Enhancement of Recycling of Steelworks Remnants by the SCARABAEUS®

Most metallurgical processes are characterized by a gas flow stream through a material bed. Thus fine particles are carried away and have to be filtered after the metallurgical devise. Every modern metallurgical plant, no matter if based on the blast furnace process, oxygen steelmaking process, electric arc furnace, or direct reduction process consists of filters and wet separation for the exhaust gases.

In the past, the dust and sludges had been landfilled. For several decades different extraction processes for special reasons are in industrial use, and only little amounts of the remains were discarded as dumps. Most recycling-processes are faced with very small particle sizes of the steelwork remnants. Therefore, agglomeration is necessary to improve transport, storage, and utilization properties, especially the reintroduce into the metallurgical process. The pelletizing disc SCARABAEUS® is perfectly suitable and in multiple uses for the transmission of fine-grained particles into larger agglomerates with defined particle size distribution with a smooth surface.[1]
As an example of the use of the SCARABAEUS® in the recycling of steelworks remnants, such as blast furnace dust and sludge, converter dust and sludge, electric arc furnace dust, metallurgical debris, mill scale, mill scale sludge, and various slags will be focused in the following. Since these metallurgical waste materials contain impurities such as zinc and lead, the reuse of these residual materials in the blast furnace or direct reduction plant may be problematic. Some of these materials are landfilled, anyhow the very most proportion is recycled to zinc, nickel, molybdenum, or chromium.

Scheme of Waelz kiln, edited [3] (Graphic: HAVER NIAGARA GmbH)

Worldwide approximately 6,750,000 tons of electrical arc furnace dust are produced annually. The dust contains 1,600,000 tons per year (tpy)of zinc. About 35 Waelz kilns with an average capacity of 75,000 tons per year are installed worldwide. They process 3,400,000 tons of electric arc furnace dust[2] every year.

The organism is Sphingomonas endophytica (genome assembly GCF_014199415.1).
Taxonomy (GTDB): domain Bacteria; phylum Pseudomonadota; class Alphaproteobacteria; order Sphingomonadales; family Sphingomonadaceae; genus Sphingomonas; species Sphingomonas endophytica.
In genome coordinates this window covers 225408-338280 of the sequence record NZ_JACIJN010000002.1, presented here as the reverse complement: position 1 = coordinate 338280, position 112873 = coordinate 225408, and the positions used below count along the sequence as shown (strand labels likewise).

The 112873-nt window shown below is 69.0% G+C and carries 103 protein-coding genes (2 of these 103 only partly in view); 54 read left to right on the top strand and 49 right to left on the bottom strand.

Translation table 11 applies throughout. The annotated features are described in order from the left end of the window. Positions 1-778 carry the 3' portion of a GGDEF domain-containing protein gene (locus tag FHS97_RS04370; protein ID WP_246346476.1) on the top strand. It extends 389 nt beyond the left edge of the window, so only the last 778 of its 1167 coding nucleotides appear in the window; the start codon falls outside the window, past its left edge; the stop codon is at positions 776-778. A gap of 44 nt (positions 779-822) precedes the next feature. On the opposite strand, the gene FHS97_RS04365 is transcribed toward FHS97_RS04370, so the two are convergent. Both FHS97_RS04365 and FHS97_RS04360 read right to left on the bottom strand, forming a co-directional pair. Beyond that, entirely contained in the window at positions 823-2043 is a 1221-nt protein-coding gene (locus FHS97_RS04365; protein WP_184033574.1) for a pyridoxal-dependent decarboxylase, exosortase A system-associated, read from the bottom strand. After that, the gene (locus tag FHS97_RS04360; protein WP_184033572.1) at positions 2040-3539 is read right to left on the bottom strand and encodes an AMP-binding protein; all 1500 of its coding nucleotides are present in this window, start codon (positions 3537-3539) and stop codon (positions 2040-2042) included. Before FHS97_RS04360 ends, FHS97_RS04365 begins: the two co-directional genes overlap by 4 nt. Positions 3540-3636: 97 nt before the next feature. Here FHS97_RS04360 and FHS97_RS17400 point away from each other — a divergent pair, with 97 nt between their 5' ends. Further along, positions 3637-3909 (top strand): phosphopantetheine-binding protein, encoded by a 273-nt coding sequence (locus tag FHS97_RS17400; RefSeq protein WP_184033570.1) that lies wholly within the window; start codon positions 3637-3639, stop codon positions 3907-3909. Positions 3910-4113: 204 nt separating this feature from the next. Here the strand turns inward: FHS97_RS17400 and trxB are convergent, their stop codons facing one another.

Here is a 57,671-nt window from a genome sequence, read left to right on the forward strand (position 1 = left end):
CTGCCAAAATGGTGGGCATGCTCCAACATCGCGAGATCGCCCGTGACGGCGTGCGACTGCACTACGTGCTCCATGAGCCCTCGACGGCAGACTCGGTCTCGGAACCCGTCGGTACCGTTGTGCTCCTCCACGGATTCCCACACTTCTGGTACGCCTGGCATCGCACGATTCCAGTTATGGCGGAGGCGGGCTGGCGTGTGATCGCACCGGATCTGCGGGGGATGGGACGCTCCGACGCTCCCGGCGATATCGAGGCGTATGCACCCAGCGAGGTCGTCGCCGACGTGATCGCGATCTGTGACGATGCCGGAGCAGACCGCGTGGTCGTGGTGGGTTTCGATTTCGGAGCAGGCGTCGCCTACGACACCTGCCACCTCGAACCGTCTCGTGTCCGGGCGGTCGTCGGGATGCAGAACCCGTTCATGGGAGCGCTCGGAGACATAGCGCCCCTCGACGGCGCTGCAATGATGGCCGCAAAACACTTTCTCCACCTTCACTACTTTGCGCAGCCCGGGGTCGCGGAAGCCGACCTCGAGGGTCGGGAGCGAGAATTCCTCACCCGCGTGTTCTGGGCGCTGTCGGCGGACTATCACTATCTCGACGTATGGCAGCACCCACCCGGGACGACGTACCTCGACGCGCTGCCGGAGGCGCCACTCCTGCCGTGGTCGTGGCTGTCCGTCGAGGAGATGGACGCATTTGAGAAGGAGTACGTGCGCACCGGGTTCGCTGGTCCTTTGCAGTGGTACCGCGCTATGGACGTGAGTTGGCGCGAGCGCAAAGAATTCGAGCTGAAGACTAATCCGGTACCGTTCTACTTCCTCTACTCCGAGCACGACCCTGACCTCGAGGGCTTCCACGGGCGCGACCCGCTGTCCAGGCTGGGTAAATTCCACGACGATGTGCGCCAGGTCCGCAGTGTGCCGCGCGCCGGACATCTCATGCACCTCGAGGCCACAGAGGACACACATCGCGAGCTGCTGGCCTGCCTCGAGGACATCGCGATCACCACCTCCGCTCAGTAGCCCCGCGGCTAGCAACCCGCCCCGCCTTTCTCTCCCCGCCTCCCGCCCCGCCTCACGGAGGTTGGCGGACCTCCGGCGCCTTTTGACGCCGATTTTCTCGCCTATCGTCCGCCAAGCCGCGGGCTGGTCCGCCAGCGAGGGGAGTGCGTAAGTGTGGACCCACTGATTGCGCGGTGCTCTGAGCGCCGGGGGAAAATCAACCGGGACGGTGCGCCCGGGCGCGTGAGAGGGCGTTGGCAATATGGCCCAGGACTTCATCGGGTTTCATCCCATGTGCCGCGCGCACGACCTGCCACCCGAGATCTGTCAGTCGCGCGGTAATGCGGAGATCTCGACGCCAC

In zinc recycling, zinc-containing residues are reduced by carbon carriers in rotary kilns. Zinc and lead sublimate and are re-oxidized in the airflow in counterflow and are transported and separated in downstream waste gas purification plants. In the production of Waelz oxide, lime is used for slag formation. Before the Waelz process, the zinc-containing components dust and sludge (approximately 74 weight percent), coal (approx. 19 wt. %), and lime (approx. 7 wt. %) are homogenized and pelletized. In opposite to the dust, the pellets have got improved transport and storage properties and most important-significantly enhanced utilization properties.

As the Waelz kiln works in counterflow, the risk of discharging unprocessed materials and contamination of the product is high. Defined particle sizes of the steelwork’s remnants pellets are a pre-requisite for Waelz kiln optimization. Typically the pellets have a moisture content of approximately 14 wt. %. The target size of the pellets is mostly approximately four to eight mm. The capacity of the SCARABAEUS® in the recycling sector is approx. 50,000 to 150,000 tpy.

As early as 2010 Haver Engineering GmbH developed a pelletizing process, which was adapted to the individual particle size requirements of the Waelz kiln process[4]. One year later, Haver Niagara GmbH delivered a SCARABAEUS SC 4200 for this process to realize the project in Germany. The plant was running with a vertical intensive mixer to blend the feed materials and charge them directly into the rotary kiln. To optimize the kiln capacity and the Waelz oxide output, the customer decided to produce agglomerates in the SCARABAEUS (better reaction with the process gas in the kiln due to the higher permeability of the pellets). It was possible to increase the zinc output significantly using the combination of a mixer and a pelletizing disc with a capacity of approximately 17 tph (tons per hour) instead of only using the vertical intensive mixer as they did before.